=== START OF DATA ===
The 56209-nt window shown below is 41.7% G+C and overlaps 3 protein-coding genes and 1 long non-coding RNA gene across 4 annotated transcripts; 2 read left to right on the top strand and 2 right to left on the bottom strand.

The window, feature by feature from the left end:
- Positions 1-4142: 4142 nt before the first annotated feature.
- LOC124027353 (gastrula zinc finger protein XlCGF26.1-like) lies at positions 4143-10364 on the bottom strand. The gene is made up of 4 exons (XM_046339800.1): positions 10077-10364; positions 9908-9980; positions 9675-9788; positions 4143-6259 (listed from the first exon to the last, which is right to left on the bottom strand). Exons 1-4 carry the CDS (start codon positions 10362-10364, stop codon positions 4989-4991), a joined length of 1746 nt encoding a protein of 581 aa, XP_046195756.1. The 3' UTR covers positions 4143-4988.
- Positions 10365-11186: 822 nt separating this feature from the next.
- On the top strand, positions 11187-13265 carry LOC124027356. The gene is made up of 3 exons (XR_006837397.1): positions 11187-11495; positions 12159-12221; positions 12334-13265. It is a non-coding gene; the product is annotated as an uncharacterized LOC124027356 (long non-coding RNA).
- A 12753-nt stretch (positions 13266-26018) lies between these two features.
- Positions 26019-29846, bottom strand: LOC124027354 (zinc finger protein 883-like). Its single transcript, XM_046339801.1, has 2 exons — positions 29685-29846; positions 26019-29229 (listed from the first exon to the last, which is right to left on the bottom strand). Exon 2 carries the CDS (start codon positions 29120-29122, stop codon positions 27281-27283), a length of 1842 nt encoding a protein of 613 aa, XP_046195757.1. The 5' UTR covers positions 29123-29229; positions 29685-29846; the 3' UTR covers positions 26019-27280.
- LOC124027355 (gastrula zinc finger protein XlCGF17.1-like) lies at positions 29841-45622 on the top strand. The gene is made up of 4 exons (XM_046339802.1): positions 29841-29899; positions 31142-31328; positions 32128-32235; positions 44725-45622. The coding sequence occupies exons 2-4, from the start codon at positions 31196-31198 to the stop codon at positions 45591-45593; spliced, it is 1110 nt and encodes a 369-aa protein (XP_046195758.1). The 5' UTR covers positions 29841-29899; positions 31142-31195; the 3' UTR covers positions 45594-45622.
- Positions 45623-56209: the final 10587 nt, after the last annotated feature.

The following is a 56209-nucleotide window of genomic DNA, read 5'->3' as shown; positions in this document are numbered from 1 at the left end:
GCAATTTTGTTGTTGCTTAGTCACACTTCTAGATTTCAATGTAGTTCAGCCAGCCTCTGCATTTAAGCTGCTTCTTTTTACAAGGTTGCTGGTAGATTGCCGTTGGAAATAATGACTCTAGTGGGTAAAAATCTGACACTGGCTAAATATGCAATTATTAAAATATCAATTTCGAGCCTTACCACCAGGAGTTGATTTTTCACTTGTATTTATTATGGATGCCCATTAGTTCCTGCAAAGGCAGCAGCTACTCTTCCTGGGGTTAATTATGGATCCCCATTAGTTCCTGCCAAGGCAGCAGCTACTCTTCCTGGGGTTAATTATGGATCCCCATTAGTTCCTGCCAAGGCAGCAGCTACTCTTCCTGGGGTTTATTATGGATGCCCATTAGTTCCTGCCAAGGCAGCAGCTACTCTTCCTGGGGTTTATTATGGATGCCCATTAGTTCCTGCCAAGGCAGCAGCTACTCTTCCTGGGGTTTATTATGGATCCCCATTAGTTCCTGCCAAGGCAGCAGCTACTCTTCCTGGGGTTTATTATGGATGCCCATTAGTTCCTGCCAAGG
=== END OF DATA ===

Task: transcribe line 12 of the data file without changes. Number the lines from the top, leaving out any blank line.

GCAATTTTGTTGTTGCTTAGTCACACTTCTAGATTTCAATGTAGTTCAGCCAGCCTCTGCATTTAAGCTGCTTCTTTTTACAAGGTTGCTGGTAGATTGCCGTTGGAAATAATGACTCTAGTGGGTAAAAATCTGACACTGGCTAAATATGCAATTATTAAAATATCAATTTCGAGCCTTACCACCAGGAGTTGATTTTTCACTTGTATTTATTATGGATGCCCATTAGTTCCTGCAAAGGCAGCAGCTACTCTTCCTGGGGTTAATTATGGATCCCCATTAGTTCCTGCCAAGGCAGCAGCTACTCTTCCTGGGGTTAATTATGGATCCCCATTAGTTCCTGCCAAGGCAGCAGCTACTCTTCCTGGGGTTTATTATGGATGCCCATTAGTTCCTGCCAAGGCAGCAGCTACTCTTCCTGGGGTTTATTATGGATGCCCATTAGTTCCTGCCAAGGCAGCAGCTACTCTTCCTGGGGTTTATTATGGATCCCCATTAGTTCCTGCCAAGGCAGCAGCTACTCTTCCTGGGGTTTATTATGGATGCCCATTAGTTCCTGCCAAGG